Then, the first electrode 25 and the second electrode 26 are provided to each of the light-receiving sections D1 through D4, and the first electrode 25 of one of the adjacent light-receiving sections and the second electrode 26 of the other of the adjacent light-receiving sections are electrically connected. An output pad 25p for extracting the output voltage of the light-receiving layer 23 is provided to the first electrode 25 at the one outermost end, and an output pad 26p for extracting the output voltage of the light-receiving layer 23 is provided to the second electrode 26 at the other outermost end. In the structure described above, the light-receiving sections D1 through D4 are connected in series. Thus, the output voltage output from the photo detection element 60 is increased. FIG. 20A is a cross-sectional view taken along line VI-VI in FIG. 19, and FIG. 20B is a cross-sectional view taken along line V-V in in FIG. 19. As illustrated in FIG. 20A, in the cross-section taken along line VI-VI, the second electrode 26 is not present but the first electrode 25 is present.

In addition, as illustrated in FIG. 20B, the electrodes 25 and 26 are formed on the side surfaces of the element separation groove 23e. The element separation grooves 23e can be formed by isotropically etching parts, which are not covered with the mask layer 24, of the light-receiving layer 23 as in the step of FIG. 13B in the second embodiment. The structure described above allows the electrodes 25 and 26 to be connected to the ends 11a of the graphene layers 11 in the element separation grooves 23e.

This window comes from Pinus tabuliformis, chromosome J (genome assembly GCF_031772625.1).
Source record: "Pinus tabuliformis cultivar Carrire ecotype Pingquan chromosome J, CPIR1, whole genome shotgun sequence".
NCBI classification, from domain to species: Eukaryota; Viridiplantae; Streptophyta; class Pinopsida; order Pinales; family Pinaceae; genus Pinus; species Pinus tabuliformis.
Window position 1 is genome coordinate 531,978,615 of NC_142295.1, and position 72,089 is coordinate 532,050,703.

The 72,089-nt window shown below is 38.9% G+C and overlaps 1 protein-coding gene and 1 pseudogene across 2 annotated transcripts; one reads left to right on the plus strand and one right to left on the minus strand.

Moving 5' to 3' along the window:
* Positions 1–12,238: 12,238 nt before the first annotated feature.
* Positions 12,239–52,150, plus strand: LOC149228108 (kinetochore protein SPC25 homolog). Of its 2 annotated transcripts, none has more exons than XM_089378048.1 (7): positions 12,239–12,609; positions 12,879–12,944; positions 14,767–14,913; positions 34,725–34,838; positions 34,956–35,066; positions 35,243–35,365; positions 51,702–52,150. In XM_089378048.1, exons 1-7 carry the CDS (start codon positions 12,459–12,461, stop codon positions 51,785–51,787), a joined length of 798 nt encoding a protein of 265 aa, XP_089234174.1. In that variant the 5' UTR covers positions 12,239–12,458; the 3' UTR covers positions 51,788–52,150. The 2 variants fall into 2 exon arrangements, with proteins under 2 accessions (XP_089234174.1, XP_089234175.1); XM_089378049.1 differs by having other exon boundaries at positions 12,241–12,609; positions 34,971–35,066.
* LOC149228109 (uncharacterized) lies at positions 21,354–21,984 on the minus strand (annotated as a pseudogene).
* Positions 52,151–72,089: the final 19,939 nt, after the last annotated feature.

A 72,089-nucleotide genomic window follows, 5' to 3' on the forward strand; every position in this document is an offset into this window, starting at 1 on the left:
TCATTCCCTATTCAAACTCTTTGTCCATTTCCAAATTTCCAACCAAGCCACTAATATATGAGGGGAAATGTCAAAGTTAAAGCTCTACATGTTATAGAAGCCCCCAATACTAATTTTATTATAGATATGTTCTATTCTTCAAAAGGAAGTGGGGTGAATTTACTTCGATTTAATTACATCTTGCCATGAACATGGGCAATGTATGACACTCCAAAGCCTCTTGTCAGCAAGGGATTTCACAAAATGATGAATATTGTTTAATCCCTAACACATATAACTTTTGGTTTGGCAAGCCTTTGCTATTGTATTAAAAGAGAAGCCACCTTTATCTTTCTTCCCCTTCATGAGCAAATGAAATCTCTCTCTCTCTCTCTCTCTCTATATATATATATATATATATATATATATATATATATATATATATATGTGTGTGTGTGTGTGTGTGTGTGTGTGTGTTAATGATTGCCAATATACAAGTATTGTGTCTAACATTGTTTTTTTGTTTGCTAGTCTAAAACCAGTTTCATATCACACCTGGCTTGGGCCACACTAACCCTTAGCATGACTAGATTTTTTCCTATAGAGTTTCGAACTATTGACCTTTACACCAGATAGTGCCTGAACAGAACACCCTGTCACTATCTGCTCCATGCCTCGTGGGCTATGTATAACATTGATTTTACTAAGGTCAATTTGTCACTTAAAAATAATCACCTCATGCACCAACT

Fifth Embodiment

In a fifth embodiment, an optical sensor including the photo detection element described in the first embodiment will be described. FIG. 21 is a perspective view of an optical sensor in accordance with the fifth embodiment. In FIG. 21, the same reference numerals are used for the same elements as those described in the first through fourth embodiments, and the description thereof is omitted. An optical sensor 70 is an image sensor for obtaining an image, and includes an imaging element 71 and a drive element 72 driving the imaging element 71.